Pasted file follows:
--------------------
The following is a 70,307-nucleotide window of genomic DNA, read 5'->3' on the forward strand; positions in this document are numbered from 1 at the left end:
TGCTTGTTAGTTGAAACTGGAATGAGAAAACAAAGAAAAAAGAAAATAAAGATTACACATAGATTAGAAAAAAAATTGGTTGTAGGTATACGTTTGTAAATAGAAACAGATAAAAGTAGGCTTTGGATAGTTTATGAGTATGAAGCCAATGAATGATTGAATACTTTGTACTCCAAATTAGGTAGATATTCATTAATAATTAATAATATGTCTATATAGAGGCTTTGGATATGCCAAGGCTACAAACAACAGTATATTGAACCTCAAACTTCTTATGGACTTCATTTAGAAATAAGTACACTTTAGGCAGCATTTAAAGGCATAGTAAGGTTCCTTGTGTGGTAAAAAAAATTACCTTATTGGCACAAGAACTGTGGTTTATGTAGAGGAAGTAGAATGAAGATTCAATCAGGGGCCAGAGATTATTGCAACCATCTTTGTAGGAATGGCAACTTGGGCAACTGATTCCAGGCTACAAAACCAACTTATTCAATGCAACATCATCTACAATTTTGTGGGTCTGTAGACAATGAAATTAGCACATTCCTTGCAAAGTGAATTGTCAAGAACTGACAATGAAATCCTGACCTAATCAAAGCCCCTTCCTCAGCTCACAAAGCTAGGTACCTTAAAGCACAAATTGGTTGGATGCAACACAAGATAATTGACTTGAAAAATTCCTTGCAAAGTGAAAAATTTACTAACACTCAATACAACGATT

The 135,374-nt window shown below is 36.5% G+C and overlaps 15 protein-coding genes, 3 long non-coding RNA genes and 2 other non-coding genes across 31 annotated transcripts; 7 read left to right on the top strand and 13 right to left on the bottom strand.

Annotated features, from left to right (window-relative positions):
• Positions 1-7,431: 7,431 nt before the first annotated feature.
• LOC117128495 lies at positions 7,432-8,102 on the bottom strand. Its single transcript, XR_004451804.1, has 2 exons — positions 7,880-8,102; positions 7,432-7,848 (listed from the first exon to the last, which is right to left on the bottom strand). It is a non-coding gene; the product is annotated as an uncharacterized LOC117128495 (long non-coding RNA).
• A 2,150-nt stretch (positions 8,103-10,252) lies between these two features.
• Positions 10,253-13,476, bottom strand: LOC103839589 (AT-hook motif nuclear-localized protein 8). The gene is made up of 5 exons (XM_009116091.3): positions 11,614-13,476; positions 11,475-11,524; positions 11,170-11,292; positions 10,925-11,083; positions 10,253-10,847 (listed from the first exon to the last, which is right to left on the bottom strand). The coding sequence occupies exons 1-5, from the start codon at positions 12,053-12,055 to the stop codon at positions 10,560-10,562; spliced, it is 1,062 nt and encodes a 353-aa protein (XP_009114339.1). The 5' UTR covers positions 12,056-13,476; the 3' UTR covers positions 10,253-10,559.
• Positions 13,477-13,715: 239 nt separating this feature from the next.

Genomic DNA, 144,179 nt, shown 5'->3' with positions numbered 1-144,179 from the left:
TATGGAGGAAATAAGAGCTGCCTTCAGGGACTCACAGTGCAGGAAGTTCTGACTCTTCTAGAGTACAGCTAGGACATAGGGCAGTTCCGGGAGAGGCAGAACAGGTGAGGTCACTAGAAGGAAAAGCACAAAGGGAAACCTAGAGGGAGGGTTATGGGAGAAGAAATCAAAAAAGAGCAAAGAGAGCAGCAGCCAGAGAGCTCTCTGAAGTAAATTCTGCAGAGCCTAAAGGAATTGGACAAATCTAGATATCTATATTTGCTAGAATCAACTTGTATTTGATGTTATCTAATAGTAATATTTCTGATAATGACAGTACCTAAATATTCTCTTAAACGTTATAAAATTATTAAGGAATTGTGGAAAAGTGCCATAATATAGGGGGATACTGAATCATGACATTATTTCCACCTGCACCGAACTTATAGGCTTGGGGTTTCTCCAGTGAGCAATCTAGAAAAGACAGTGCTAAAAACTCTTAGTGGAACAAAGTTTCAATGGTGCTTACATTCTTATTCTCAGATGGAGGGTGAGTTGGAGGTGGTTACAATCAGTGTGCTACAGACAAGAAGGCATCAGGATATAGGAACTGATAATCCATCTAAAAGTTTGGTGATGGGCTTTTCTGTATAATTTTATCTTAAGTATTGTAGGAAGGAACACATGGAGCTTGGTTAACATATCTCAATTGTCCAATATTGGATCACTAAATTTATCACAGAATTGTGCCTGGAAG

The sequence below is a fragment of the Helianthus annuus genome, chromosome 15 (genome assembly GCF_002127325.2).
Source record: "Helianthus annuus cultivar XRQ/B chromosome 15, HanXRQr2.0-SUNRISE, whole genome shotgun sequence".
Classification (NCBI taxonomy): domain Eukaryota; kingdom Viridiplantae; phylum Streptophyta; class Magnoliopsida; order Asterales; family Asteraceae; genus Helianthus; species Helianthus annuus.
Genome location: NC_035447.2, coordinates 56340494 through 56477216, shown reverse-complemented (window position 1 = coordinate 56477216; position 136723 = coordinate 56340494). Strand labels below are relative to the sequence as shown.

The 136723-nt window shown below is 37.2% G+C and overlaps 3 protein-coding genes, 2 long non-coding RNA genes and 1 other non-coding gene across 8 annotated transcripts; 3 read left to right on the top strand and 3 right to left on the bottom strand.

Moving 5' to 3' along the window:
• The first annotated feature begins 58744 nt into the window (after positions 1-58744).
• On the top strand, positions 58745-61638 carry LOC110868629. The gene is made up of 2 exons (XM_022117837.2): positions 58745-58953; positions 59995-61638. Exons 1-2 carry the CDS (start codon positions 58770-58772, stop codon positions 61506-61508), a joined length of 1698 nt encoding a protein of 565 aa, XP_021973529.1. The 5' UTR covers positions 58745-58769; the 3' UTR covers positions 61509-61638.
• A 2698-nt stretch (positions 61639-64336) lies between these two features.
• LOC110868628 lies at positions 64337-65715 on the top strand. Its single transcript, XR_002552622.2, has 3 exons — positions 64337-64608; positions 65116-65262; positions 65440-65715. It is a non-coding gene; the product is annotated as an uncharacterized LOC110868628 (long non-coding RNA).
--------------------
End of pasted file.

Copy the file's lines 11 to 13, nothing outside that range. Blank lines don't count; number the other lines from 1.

TATGGAGGAAATAAGAGCTGCCTTCAGGGACTCACAGTGCAGGAAGTTCTGACTCTTCTAGAGTACAGCTAGGACATAGGGCAGTTCCGGGAGAGGCAGAACAGGTGAGGTCACTAGAAGGAAAAGCACAAAGGGAAACCTAGAGGGAGGGTTATGGGAGAAGAAATCAAAAAAGAGCAAAGAGAGCAGCAGCCAGAGAGCTCTCTGAAGTAAATTCTGCAGAGCCTAAAGGAATTGGACAAATCTAGATATCTATATTTGCTAGAATCAACTTGTATTTGATGTTATCTAATAGTAATATTTCTGATAATGACAGTACCTAAATATTCTCTTAAACGTTATAAAATTATTAAGGAATTGTGGAAAAGTGCCATAATATAGGGGGATACTGAATCATGACATTATTTCCACCTGCACCGAACTTATAGGCTTGGGGTTTCTCCAGTGAGCAATCTAGAAAAGACAGTGCTAAAAACTCTTAGTGGAACAAAGTTTCAATGGTGCTTACATTCTTATTCTCAGATGGAGGGTGAGTTGGAGGTGGTTACAATCAGTGTGCTACAGACAAGAAGGCATCAGGATATAGGAACTGATAATCCATCTAAAAGTTTGGTGATGGGCTTTTCTGTATAATTTTATCTTAAGTATTGTAGGAAGGAACACATGGAGCTTGGTTAACATATCTCAATTGTCCAATATTGGATCACTAAATTTATCACAGAATTGTGCCTGGAAG

The sequence below is a fragment of the Helianthus annuus genome, chromosome 15 (genome assembly GCF_002127325.2).
Source record: "Helianthus annuus cultivar XRQ/B chromosome 15, HanXRQr2.0-SUNRISE, whole genome shotgun sequence".